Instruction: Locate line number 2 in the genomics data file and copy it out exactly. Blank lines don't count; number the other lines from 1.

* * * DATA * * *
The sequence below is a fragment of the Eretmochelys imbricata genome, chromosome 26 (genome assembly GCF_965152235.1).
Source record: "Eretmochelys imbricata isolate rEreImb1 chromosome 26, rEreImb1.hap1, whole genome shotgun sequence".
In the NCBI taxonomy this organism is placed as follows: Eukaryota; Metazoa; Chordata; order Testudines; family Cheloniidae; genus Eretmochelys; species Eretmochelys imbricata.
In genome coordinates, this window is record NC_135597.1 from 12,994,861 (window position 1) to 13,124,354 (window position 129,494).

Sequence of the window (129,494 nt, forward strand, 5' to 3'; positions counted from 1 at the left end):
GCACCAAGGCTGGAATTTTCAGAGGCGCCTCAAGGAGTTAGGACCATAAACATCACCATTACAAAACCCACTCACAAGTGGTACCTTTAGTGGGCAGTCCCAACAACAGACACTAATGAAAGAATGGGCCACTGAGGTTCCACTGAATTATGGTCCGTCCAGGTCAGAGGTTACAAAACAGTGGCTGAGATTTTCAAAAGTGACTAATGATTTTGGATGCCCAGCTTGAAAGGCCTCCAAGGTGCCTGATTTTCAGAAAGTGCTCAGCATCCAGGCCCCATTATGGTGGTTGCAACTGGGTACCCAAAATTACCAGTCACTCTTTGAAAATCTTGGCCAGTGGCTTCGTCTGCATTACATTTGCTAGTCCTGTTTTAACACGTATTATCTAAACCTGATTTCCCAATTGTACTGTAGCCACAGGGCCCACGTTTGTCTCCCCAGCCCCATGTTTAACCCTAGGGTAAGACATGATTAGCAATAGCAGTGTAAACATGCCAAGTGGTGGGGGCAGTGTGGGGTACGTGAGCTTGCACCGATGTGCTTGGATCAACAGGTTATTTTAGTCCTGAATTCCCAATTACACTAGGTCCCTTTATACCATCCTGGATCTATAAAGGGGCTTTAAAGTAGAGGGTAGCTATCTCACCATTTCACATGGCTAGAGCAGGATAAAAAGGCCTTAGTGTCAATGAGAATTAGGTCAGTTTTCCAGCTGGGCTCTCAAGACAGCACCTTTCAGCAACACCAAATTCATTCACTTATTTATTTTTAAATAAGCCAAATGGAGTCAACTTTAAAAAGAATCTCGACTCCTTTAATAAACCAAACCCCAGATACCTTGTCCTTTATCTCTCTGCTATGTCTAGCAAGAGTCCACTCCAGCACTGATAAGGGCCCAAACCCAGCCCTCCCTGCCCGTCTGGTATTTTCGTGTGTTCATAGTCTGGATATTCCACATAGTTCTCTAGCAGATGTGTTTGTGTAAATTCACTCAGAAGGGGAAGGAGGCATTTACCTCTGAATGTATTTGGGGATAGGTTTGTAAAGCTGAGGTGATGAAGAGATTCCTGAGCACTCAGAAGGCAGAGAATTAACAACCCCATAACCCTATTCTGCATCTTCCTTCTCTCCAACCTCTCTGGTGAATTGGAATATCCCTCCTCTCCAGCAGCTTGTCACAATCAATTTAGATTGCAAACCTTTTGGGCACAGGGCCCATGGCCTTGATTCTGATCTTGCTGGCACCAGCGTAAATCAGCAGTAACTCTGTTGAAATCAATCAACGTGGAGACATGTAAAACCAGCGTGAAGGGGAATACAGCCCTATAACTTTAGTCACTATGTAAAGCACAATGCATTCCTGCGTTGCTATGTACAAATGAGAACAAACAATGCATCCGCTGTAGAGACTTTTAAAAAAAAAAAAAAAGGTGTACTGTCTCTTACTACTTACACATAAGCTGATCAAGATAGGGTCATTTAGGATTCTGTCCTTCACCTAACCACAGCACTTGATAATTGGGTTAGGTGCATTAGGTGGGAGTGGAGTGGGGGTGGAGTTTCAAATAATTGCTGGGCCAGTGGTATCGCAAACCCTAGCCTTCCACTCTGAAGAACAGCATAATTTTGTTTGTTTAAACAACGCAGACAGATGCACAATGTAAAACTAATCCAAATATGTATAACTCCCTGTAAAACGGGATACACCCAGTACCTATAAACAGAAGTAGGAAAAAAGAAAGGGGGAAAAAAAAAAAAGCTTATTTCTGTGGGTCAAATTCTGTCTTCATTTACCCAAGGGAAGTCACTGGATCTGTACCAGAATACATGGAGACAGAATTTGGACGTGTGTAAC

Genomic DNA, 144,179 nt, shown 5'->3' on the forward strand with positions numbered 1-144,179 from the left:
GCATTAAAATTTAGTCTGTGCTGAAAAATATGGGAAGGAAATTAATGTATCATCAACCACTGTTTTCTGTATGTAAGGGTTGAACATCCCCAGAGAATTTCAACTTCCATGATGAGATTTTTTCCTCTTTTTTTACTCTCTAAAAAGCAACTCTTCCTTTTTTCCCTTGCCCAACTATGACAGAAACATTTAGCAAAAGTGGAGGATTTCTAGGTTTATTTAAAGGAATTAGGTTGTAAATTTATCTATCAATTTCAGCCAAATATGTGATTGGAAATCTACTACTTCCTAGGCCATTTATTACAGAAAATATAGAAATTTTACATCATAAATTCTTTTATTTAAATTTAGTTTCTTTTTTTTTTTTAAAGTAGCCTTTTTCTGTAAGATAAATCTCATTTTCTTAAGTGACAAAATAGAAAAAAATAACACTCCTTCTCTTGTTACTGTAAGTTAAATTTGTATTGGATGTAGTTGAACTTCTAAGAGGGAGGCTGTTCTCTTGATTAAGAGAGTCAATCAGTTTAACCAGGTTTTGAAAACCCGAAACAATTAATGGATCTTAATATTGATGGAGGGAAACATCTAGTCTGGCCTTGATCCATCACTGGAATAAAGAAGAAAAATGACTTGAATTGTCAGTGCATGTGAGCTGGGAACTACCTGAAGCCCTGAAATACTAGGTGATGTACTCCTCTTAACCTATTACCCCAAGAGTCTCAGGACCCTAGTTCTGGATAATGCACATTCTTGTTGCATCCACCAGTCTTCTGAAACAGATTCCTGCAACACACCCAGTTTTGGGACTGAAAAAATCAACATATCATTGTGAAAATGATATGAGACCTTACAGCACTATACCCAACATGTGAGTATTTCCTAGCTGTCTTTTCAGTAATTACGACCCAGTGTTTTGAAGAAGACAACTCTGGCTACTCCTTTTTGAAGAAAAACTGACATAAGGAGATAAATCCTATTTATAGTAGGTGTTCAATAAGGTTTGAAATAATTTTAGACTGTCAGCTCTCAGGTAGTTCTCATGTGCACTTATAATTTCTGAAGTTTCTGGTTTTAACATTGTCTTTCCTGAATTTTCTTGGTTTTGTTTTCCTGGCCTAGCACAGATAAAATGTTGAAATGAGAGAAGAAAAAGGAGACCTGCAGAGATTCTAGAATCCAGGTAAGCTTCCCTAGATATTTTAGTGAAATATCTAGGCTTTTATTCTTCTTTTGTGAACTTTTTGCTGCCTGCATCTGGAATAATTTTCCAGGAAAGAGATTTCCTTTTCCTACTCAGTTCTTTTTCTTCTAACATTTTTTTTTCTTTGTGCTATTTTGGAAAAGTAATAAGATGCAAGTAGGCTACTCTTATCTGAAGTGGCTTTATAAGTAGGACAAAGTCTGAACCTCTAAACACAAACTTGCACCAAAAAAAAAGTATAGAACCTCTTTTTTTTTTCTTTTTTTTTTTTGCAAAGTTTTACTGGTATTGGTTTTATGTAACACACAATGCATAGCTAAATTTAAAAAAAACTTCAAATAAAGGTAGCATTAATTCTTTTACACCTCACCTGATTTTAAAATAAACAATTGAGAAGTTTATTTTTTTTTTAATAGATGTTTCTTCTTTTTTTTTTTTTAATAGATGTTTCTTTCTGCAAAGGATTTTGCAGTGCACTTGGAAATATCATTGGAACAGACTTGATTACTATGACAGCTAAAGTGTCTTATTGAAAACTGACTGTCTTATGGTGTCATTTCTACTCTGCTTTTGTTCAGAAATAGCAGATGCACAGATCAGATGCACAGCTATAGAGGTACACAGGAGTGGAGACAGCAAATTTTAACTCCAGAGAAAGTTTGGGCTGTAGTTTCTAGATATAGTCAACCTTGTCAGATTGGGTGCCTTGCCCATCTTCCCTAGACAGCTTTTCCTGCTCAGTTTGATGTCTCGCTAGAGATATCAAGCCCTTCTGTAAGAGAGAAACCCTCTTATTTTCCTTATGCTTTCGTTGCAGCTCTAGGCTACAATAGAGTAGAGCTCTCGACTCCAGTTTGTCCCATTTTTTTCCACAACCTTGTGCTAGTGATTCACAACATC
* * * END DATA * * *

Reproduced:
Source record: "Eretmochelys imbricata isolate rEreImb1 chromosome 26, rEreImb1.hap1, whole genome shotgun sequence".